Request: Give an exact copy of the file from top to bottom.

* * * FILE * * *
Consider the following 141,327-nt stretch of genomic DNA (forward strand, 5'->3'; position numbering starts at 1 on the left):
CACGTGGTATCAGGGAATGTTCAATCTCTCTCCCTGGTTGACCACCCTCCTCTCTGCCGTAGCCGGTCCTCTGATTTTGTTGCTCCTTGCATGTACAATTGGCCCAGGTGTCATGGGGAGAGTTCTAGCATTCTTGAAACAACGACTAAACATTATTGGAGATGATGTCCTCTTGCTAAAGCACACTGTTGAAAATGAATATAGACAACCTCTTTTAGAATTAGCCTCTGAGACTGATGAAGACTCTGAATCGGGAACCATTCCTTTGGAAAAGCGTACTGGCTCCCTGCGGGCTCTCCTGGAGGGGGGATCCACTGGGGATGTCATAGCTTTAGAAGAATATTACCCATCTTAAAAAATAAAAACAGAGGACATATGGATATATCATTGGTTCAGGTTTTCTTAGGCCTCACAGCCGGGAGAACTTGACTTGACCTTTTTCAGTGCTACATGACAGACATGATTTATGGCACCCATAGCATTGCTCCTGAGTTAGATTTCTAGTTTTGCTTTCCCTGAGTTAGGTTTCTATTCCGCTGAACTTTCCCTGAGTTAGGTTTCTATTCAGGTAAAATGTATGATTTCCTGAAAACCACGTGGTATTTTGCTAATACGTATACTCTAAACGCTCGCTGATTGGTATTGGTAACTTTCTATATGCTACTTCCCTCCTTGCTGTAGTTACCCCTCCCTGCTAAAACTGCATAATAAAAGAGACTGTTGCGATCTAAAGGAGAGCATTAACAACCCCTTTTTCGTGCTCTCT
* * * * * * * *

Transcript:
Consider the following 141,327-nt stretch of genomic DNA (forward strand, 5'->3'; position numbering starts at 1 on the left):
CACGTGGTATCAGGGAATGTTCAATCTCTCTCCCTGGTTGACCACCCTCCTCTCTGCCGTAGCCGGTCCTCTGATTTTGTTGCTCCTTGCATGTACAATTGGCCCAGGTGTCATGGGGAGAGTTCTAGCATTCTTGAAACAACGACTAAACATTATTGGAGATGATGTCCTCTTGCTAAAGCACACTGTTGAAAATGAATATAGACAACCTCTTTTAGAATTAGCCTCTGAGACTGATGAAGACTCTGAATCGGGAACCATTCCTTTGGAAAAGCGTACTGGCTCCCTGCGGGCTCTCCTGGAGGGGGGATCCACTGGGGATGTCATAGCTTTAGAAGAATATTACCCATCTTAAAAAATAAAAACAGAGGACATATGGATATATCATTGGTTCAGGTTTTCTTAGGCCTCACAGCCGGGAGAACTTGACTTGACCTTTTTCAGTGCTACATGACAGACATGATTTATGGCACCCATAGCATTGCTCCTGAGTTAGATTTCTAGTTTTGCTTTCCCTGAGTTAGGTTTCTATTCCGCTGAACTTTCCCTGAGTTAGGTTTCTATTCAGGTAAAATGTATGATTTCCTGAAAACCACGTGGTATTTTGCTAATACGTATACTCTAAACGCTCGCTGATTGGTATTGGTAACTTTCTATATGCTACTTCCCTCCTTGCTGTAGTTACCCCTCCCTGCTAAAACTGCATAATAAAAGAGACTGTTGCGATCTAAAGGAGAGCATTAACAACCCCTTTTTCGTGCTCTCT